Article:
The Uganda Government has announced plans to register all farmers and give their cows birth certificates for traceability of their products and to enable them benefit from the international market.
The Minister for Agriculture, Animal Industry and Fisheries, Vincent Ssempijja, while speaking at the official opening of the National Agricultural Show at the Source of the Nile grounds in Jinja on Tuesday, said the international market demands that all countries producing foodstuff and crops for the European market produce its traceability.
‘‘They want to know where the products are coming from; they have been impounding and banning all consignments from Uganda if they find one box with issues,” he said.
The minister added: “Farmers will be registered and their products given barcodes so that if they find a problem with one box, they look for the source and sort out the problem. We cannot enter lucrative market unless farmers register.’’
According to Daily Monitor, Ssempijja added that all the cows must be registered and given birth certificates.
‘‘For cattle farmers, it is going to be worse. You will be registered as a farmer, the cow will be registered, numbered and will have a birth certificate because the importers of our products demand meat for cows aged between 15 to 24 months. So we are going to sell depending on their age,” he added.
Ssempijja stated that an audit team from the European Union was expected in Uganda in September this year to ensure that all farmers producing commodities destined for Europe were registered.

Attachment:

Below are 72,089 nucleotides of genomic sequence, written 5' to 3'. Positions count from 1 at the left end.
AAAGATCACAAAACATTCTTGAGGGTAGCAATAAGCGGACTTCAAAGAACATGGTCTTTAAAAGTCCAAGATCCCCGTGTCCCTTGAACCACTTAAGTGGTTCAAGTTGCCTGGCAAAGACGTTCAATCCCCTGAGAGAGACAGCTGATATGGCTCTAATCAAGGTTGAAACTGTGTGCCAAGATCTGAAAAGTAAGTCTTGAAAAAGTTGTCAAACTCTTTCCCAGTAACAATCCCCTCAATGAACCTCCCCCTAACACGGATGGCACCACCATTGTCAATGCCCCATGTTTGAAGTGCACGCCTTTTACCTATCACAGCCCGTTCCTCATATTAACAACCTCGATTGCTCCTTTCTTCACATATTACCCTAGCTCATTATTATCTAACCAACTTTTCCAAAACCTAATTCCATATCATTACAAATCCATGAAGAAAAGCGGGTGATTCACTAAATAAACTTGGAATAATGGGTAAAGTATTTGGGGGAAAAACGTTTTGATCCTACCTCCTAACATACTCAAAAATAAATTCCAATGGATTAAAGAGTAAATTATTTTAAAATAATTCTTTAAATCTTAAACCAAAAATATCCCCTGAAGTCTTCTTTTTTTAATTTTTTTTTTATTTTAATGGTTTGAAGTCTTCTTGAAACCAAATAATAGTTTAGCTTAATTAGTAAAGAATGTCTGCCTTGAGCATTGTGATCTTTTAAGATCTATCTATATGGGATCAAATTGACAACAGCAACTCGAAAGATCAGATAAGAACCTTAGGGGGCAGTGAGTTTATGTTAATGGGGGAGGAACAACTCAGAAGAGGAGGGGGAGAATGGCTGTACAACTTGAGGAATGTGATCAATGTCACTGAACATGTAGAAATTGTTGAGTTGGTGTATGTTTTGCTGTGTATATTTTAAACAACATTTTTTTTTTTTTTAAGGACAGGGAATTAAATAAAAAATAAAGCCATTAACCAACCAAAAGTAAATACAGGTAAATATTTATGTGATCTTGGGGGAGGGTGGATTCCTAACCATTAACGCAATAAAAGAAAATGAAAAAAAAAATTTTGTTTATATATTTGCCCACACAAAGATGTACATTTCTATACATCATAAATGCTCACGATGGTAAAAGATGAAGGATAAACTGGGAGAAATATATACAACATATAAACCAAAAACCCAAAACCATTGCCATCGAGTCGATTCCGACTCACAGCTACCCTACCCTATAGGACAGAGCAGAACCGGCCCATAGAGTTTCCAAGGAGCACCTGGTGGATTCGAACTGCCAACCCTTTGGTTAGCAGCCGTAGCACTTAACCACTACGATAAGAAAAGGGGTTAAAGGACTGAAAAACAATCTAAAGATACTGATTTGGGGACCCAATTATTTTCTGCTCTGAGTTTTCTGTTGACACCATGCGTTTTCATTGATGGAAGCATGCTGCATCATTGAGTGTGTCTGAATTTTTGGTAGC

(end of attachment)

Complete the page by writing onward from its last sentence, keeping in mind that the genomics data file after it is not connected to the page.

‘‘Apart from traceability of the products, the team also wants to ensure that farmers benefit directly because many of them are cheated by middlemen. Government will not cater for those who defy the order when it comes to markets,” Ssempijja said, refuting allegations that the registration exercise was aimed at cheating farmers through imposing a tax on them which was scrapped on July 1.
In his message delivered by the Prime Minister, Dr Ruhakana Rugunda, President Museveni said Ugandans needed to be more competitive in order to effectively and sustainably penetrate the international market.
“People want to know what they are buying to eat, where it is coming from, its quality and what they are spending their money on. Registering farmers is a major requirement; we cannot do without it and if we ignore it, we will lose to competition in the international market,’’ President Museveni said.
The Food and Agriculture Organisation (FAO) representative in Uganda, Mr Antonio Querido, said Uganda needed livestock traceability for better agricultural product transaction on the international market.